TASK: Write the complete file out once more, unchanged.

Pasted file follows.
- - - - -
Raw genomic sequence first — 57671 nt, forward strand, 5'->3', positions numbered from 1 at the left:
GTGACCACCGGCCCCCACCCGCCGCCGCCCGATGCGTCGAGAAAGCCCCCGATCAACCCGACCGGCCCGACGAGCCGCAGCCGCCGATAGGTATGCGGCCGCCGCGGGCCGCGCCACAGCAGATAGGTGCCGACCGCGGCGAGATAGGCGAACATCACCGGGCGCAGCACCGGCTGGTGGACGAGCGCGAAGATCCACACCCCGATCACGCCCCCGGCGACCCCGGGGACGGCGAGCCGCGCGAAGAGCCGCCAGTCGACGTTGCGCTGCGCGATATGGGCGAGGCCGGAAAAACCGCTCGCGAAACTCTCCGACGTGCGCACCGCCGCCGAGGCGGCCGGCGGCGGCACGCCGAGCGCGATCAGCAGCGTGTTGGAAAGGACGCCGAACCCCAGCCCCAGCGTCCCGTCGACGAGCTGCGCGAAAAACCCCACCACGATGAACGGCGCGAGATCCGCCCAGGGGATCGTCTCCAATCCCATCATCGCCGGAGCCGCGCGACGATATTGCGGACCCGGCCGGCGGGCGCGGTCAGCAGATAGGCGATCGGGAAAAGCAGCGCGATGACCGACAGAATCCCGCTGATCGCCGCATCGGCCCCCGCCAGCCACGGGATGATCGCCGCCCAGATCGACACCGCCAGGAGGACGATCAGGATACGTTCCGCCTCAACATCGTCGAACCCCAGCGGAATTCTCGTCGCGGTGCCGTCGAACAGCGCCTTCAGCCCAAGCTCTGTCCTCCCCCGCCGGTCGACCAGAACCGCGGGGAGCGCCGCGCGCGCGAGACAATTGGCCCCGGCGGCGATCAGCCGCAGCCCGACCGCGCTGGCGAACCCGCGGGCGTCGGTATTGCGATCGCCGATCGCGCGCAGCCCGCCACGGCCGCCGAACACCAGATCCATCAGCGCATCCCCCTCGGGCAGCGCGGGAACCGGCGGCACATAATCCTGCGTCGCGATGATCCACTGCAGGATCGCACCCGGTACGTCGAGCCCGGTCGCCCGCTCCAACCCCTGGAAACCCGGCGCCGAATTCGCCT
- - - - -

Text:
Raw genomic sequence first — 57671 nt, forward strand, 5'->3', positions numbered from 1 at the left:
GTGACCACCGGCCCCCACCCGCCGCCGCCCGATGCGTCGAGAAAGCCCCCGATCAACCCGACCGGCCCGACGAGCCGCAGCCGCCGATAGGTATGCGGCCGCCGCGGGCCGCGCCACAGCAGATAGGTGCCGACCGCGGCGAGATAGGCGAACATCACCGGGCGCAGCACCGGCTGGTGGACGAGCGCGAAGATCCACACCCCGATCACGCCCCCGGCGACCCCGGGGACGGCGAGCCGCGCGAAGAGCCGCCAGTCGACGTTGCGCTGCGCGATATGGGCGAGGCCGGAAAAACCGCTCGCGAAACTCTCCGACGTGCGCACCGCCGCCGAGGCGGCCGGCGGCGGCACGCCGAGCGCGATCAGCAGCGTGTTGGAAAGGACGCCGAACCCCAGCCCCAGCGTCCCGTCGACGAGCTGCGCGAAAAACCCCACCACGATGAACGGCGCGAGATCCGCCCAGGGGATCGTCTCCAATCCCATCATCGCCGGAGCCGCGCGACGATATTGCGGACCCGGCCGGCGGGCGCGGTCAGCAGATAGGCGATCGGGAAAAGCAGCGCGATGACCGACAGAATCCCGCTGATCGCCGCATCGGCCCCCGCCAGCCACGGGATGATCGCCGCCCAGATCGACACCGCCAGGAGGACGATCAGGATACGTTCCGCCTCAACATCGTCGAACCCCAGCGGAATTCTCGTCGCGGTGCCGTCGAACAGCGCCTTCAGCCCAAGCTCTGTCCTCCCCCGCCGGTCGACCAGAACCGCGGGGAGCGCCGCGCGCGCGAGACAATTGGCCCCGGCGGCGATCAGCCGCAGCCCGACCGCGCTGGCGAACCCGCGGGCGTCGGTATTGCGATCGCCGATCGCGCGCAGCCCGCCACGGCCGCCGAACACCAGATCCATCAGCGCATCCCCCTCGGGCAGCGCGGGAACCGGCGGCACATAATCCTGCGTCGCGATGATCCACTGCAGGATCGCACCCGGTACGTCGAGCCCGGTCGCCCGCTCCAACCCCTGGAAACCCGGCGCCGAATTCGCCT